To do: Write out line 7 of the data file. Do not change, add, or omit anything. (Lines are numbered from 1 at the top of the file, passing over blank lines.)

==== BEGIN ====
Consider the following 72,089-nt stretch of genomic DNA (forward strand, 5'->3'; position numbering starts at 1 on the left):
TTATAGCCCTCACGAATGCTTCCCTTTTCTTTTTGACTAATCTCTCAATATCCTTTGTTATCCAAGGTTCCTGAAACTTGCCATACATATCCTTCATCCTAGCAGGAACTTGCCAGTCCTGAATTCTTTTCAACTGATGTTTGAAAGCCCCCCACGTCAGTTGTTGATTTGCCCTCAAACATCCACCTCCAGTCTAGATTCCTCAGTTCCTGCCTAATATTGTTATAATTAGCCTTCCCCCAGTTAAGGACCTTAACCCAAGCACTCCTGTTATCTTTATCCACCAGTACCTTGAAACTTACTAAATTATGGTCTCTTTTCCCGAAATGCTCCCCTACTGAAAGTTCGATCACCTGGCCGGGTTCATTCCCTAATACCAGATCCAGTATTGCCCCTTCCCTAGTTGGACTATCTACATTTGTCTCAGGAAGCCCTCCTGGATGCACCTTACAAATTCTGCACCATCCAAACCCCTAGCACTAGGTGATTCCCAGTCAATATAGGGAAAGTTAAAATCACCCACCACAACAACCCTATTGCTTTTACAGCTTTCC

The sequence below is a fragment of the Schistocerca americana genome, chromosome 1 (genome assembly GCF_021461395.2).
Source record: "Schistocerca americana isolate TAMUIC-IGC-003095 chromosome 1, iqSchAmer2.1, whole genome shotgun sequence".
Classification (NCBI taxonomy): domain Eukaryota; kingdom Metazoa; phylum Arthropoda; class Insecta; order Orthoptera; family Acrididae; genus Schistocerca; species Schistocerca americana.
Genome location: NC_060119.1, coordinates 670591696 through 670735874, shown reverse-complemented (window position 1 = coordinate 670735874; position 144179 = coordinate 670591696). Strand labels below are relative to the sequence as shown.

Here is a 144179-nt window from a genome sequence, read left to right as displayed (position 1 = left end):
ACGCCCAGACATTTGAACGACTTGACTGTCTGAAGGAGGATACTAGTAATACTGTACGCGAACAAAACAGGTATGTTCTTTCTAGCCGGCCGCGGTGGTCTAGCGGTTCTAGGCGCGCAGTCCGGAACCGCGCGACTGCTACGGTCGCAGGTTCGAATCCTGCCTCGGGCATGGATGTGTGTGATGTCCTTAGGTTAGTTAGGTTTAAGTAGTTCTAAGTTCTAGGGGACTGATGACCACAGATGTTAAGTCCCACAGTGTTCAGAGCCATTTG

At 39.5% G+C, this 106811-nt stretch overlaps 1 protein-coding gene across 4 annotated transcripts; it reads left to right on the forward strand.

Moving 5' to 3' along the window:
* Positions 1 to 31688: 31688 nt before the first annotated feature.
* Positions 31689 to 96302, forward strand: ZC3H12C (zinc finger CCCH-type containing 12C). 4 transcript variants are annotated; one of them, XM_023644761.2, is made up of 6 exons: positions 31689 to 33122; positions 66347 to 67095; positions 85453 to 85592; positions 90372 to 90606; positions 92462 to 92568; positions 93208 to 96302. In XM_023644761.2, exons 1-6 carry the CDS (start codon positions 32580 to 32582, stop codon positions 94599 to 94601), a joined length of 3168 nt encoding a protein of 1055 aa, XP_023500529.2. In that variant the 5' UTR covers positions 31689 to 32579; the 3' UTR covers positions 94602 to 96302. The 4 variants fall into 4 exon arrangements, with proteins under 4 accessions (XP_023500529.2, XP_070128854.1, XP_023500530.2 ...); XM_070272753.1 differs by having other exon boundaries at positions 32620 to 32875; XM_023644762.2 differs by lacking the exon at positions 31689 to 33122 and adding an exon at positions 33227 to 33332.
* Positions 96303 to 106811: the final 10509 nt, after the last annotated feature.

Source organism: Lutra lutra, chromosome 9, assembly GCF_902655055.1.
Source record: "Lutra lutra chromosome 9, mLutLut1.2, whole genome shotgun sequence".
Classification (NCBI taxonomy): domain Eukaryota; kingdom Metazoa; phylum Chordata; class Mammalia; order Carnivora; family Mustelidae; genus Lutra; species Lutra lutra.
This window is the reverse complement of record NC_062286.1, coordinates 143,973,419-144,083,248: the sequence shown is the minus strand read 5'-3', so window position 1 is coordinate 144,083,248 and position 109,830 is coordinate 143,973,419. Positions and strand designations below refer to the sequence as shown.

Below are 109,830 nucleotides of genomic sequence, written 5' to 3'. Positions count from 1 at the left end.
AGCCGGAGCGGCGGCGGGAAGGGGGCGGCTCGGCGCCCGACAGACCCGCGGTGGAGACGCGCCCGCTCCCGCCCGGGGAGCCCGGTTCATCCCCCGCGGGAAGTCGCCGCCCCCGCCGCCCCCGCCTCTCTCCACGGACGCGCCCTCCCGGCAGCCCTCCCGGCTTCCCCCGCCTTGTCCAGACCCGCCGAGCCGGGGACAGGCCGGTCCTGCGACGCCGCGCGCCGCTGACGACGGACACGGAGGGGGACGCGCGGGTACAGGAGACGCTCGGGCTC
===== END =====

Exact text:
Here is a 144179-nt window from a genome sequence, read left to right as displayed (position 1 = left end):